David McWilliams: The great property scam is back to rip us off again
They're back! The creeps, the snake-oil salesmen and spoofers who condemned a generation to negative equity are cheerleading again.
The advertisers are salivating too because the "property porn" industry sees a chance to sell its fantasy again. The papers are once more displaying "dream homes" replete with doctored photographs and Mediterranean blue skies -- all at "knock down" prices. It's time to buy again, or so I'm reliably told by those who were so reliable last time that they gave us NAMA!
I am not saying that property won't recover ever, of course it will; but not from here. Irish property is still extortionately expensive. It is expensive not just on a comparative basis but, more crucially, it is expensive on the basis of what is happening in the economy. Any government that is urging people to buy houses right now clearly has no intention of learning anything from the mistakes of the past few years and therefore is condemned to repeat them -- with catastrophic results.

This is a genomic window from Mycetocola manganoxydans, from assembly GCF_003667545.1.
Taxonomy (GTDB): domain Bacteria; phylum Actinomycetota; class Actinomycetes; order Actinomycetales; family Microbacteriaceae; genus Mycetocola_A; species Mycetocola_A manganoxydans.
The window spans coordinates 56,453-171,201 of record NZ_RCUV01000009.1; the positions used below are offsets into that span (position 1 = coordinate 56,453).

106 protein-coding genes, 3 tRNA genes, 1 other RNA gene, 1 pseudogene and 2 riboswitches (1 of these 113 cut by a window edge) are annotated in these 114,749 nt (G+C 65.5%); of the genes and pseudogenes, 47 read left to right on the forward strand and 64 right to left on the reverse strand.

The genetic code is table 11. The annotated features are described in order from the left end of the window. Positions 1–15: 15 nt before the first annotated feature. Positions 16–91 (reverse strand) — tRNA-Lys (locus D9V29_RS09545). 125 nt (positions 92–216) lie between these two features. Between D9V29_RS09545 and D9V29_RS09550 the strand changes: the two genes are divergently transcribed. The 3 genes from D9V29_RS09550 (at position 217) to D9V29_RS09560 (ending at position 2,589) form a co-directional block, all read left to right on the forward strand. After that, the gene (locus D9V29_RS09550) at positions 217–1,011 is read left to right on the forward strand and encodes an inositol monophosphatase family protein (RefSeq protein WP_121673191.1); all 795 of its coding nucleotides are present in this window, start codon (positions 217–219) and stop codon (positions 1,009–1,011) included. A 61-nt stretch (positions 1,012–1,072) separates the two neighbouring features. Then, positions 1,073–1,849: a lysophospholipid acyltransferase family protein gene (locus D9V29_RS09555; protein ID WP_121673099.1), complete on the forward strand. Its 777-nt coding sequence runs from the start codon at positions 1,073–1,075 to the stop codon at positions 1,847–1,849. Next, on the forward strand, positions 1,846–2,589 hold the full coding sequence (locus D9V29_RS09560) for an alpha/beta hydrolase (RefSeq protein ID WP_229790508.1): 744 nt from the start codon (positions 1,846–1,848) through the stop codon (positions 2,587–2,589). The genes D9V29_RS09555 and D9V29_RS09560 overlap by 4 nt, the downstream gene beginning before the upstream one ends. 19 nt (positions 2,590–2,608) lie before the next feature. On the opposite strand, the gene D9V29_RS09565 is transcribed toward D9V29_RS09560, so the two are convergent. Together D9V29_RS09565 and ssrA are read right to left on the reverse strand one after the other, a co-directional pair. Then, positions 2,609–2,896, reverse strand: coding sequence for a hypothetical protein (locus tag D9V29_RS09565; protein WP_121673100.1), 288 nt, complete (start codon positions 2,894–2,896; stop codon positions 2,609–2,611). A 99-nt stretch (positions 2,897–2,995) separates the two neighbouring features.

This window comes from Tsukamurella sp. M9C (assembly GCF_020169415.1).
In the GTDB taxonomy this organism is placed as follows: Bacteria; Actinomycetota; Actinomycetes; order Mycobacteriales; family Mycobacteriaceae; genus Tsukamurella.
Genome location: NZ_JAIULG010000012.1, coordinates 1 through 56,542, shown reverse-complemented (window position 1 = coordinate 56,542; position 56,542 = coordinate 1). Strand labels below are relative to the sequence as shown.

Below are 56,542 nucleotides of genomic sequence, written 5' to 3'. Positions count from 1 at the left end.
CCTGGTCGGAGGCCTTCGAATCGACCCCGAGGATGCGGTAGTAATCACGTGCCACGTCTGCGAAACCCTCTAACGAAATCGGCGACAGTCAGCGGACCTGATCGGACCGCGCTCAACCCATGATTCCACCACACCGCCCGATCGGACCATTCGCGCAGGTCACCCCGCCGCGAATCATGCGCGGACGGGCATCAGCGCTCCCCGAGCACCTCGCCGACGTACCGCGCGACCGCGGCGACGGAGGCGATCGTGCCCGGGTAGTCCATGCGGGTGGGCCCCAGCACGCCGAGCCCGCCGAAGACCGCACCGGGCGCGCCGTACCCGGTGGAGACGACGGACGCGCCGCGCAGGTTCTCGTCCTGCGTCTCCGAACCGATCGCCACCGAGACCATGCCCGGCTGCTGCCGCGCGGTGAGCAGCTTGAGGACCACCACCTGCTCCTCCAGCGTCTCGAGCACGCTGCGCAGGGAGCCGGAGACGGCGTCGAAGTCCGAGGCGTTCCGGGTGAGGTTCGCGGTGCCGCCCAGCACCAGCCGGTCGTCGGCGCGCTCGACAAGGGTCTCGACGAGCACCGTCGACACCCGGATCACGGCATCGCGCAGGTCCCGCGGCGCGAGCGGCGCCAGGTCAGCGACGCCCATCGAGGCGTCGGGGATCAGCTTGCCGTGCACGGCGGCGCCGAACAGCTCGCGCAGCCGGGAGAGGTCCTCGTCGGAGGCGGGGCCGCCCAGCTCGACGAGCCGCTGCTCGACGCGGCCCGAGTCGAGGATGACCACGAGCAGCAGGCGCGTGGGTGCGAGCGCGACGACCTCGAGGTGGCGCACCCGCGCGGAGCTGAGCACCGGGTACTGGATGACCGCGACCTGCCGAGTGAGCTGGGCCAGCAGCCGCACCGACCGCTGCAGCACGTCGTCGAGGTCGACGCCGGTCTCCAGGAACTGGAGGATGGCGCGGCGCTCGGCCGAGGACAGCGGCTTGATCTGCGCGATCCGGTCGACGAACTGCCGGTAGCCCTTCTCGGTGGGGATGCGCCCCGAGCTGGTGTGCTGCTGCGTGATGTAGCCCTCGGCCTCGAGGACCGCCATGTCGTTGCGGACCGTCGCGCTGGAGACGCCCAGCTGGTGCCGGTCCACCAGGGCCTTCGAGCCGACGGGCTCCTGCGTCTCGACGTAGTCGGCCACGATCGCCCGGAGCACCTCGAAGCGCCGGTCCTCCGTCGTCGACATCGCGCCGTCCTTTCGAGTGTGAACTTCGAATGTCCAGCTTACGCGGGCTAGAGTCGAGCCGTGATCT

If you were a Martian economist and were asked to put together a blueprint for how Ireland can learn from this boom/bust travesty, the first point on the list would be that Ireland should try to 'lock in' the competitive gain that cheap property gives a country.
We should let property fall to a level that we can all afford and then start again. As well as a labour force that is willing and educated, low taxes and cheap land should be part of our competitive offering. In that way, we can afford to pay our workers more, because we are paying our landlords less.
But that isn't happening. And worse still, the property hoodlums are back on the street again. To have been ripped off by the property scamsters once is bad enough, to be ripped off twice is a travesty.
Buying a house now makes absolutely no economic, financial or social sense because prices are condemned to fall much further and anyone who buys now will be suckered into the false rally, known as a 'dead cat bounce'. Given what we now know about the boom, it's hard to feel sorry for someone who believes the hype-property brigade. But even a cursory glance at the financial numbers today -- just a little bit of due diligence -- suggests that we have a long, long way to go before house prices reach the bottom. So beware, see through the glossy brochures and don't say you weren't warned . . . again.